What the examples show is that spatially extended objects can be intrinsically harmed in respect of properties that cannot be localized to a single point. If four-dimensionalism is true, we are also temporally extended. We should then expect the possibility of being intrinsically harmed in respect of properties that cannot be localized to a single instant of time, and hence we should not believe (4). And death seems to be precisely such a case: one is harmed by having only a finite extent in the temporally forward direction. This could be just as much an intrinsic harm as being spatially distorted.

In fact, once we see the analogy between harm not located at a point of space and harm not located at a point of time, it is easy to find other counterexamples to (4). Consider a life of unremitting boredom. Suppose someone lives from t1 to t2 and is bored at every time. At every time t between t1 and t2 she suffers the intrinsic harm of being bored; but she has the additional temporally non-punctual intrinsic harm of being always bored. Or suppose that materialism is true. Then just as pains do not happen in respect of properties at a single spatial point, they probably do not happen in respect of properties at a single instant either: pain likely requires a sequence of neural events.

In fact, the multiplication of examples is sufficiently easy that even apart from the more abstruse question of the harms of death, someone whose theory of time or persistence forces her to endorse (4) is in trouble.

But on reflection, the moves against three-dimensionalism and maybe even presentism were too quick. Maybe even the presentist can say that we have intrinsic properties which hold in virtue of how we are over a temporally extended period of time.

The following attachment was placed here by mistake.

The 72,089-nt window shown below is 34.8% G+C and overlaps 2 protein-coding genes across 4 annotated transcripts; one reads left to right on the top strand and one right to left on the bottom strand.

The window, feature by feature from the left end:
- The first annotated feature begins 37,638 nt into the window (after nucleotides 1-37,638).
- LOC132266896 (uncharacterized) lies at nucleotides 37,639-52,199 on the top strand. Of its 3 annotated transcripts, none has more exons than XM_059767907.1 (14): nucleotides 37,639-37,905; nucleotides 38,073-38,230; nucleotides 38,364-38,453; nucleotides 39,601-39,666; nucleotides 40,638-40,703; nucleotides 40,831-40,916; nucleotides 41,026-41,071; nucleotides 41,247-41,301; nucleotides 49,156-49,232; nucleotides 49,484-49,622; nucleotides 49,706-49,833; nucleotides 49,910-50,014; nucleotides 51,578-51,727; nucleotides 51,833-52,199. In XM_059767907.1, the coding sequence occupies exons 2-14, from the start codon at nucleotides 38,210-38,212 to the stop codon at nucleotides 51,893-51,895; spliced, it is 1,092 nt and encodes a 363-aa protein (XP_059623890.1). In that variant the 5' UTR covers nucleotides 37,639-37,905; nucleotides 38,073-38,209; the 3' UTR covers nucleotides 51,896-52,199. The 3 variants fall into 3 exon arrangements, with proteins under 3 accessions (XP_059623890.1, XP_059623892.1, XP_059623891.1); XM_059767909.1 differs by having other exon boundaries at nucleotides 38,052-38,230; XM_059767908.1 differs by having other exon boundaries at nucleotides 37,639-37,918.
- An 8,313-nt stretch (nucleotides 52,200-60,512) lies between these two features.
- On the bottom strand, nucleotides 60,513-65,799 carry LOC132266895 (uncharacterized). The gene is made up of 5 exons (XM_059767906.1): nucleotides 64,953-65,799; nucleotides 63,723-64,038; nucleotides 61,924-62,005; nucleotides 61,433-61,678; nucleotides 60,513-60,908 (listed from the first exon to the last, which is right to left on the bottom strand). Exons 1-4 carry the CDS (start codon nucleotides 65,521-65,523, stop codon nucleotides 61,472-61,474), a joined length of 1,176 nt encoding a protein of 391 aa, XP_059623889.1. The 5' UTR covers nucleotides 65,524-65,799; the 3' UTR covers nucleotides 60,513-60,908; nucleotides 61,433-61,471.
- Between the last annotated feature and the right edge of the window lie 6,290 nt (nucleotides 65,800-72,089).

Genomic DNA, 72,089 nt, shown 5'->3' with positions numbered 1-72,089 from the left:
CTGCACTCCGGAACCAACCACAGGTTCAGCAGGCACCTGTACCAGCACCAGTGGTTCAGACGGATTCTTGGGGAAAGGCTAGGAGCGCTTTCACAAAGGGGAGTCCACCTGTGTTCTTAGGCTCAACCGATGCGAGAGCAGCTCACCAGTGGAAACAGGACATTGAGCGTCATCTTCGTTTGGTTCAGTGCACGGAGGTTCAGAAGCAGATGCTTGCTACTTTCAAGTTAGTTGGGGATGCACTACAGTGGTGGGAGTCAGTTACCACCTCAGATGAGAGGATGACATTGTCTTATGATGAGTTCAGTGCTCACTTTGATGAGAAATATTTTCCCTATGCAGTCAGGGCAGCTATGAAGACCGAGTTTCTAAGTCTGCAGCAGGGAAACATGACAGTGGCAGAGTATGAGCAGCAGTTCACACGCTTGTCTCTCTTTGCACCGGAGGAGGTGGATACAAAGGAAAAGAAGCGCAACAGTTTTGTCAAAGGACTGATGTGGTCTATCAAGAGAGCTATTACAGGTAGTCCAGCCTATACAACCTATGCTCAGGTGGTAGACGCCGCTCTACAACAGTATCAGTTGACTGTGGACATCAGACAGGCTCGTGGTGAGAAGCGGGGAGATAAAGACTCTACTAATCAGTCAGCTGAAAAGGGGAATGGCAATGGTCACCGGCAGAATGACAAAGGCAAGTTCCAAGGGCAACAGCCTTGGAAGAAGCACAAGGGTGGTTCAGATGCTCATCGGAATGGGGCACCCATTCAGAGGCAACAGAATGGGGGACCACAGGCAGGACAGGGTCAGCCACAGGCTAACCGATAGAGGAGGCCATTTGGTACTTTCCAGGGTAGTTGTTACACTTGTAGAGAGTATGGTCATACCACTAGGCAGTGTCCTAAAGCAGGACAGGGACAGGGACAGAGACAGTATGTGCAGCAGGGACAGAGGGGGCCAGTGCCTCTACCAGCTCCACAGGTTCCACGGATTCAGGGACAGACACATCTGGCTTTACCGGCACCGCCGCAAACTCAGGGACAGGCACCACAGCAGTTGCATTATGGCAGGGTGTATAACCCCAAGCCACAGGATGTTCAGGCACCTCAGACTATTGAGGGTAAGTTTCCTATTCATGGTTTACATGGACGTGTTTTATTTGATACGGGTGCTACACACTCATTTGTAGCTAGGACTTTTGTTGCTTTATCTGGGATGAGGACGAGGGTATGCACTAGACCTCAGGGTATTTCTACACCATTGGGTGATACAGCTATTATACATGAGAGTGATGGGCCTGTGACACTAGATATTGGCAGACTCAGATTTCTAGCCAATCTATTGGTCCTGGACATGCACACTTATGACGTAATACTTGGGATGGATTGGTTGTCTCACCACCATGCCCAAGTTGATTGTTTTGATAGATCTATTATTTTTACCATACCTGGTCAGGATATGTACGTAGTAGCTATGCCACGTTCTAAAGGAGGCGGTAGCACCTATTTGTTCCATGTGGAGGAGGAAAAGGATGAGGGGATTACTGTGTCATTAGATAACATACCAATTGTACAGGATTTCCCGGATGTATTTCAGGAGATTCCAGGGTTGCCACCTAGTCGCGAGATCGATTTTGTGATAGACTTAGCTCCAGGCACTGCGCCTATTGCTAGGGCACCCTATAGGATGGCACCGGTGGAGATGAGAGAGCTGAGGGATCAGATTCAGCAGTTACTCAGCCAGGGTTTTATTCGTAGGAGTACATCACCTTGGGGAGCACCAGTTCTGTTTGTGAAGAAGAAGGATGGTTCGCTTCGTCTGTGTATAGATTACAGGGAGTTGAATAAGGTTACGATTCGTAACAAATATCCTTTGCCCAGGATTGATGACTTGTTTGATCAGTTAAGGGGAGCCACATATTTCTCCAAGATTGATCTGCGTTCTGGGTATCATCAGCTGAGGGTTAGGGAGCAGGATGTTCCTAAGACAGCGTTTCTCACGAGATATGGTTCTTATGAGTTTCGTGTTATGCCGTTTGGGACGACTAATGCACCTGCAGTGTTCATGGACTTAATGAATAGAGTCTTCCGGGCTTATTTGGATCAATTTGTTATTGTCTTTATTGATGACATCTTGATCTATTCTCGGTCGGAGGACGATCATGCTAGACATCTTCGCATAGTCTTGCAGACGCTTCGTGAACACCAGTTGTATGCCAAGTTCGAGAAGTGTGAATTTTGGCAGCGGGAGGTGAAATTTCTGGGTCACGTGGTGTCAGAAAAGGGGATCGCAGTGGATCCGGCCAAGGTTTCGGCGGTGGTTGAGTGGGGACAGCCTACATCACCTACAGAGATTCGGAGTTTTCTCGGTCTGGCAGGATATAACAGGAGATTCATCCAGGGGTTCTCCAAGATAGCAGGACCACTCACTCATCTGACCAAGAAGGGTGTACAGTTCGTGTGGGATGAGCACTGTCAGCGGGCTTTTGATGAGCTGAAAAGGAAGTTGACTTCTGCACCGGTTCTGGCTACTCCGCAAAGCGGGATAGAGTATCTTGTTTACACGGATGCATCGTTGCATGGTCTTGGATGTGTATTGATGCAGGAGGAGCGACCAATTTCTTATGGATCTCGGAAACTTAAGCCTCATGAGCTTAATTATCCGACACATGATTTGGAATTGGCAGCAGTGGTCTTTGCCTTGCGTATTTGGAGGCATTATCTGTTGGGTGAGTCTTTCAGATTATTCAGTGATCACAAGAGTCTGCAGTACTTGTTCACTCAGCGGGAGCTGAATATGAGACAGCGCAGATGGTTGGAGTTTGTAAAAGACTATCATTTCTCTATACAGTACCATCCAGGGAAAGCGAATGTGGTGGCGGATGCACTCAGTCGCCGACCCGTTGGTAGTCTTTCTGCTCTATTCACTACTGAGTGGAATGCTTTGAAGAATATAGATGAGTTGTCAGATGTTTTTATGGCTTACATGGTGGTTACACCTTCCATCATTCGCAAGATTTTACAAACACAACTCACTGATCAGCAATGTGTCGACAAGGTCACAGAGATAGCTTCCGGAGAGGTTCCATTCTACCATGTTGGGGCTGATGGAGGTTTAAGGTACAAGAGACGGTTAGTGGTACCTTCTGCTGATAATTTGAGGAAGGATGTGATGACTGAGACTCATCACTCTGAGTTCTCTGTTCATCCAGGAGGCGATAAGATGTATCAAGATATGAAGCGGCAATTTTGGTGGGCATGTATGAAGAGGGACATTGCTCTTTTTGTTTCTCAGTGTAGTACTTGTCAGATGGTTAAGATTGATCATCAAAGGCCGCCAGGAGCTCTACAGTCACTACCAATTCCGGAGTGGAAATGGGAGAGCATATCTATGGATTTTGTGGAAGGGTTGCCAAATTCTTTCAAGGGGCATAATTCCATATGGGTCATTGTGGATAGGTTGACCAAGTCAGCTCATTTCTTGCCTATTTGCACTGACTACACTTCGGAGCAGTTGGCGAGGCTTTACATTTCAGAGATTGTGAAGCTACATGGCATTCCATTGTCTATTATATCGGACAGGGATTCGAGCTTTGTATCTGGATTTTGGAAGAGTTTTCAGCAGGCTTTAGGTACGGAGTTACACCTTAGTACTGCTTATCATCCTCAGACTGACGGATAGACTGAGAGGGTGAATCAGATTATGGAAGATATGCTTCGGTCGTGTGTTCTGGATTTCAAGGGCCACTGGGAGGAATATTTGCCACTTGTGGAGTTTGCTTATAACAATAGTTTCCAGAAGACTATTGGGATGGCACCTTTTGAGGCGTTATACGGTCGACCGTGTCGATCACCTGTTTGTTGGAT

Red said...

Have you dealt with the argument for Presentism found in work of Craig(and others) that on Eternalism God can't ever really defeat or remove Evil from the creation?

Unknown said...

Of course (as you probably had in mind, considering your initial disclaimer), premise 1 requires that death be the permenant cessation of the deceased's existence, and until that's established as true or more plausibly true than false one must suspend judgement with respect to this argument against presentism. Great post either way, though!

Alexander R Pruss said...


I don't think that needs to be established. Rather, define the word "death*" to mean permanent cessation of existence. Then run the rest of the arguments using "death*" instead of "death". It is clear, I think, that death* is intrinsically bad for one -- and this is true whether or not anybody actually suffers from death* (I think no one suffers from death*).

Alexander R Pruss said...


I haven't written on this. I counter with the idea that if presentism is true, there are evils that are unjustified, because their justification has yet to occur. :-)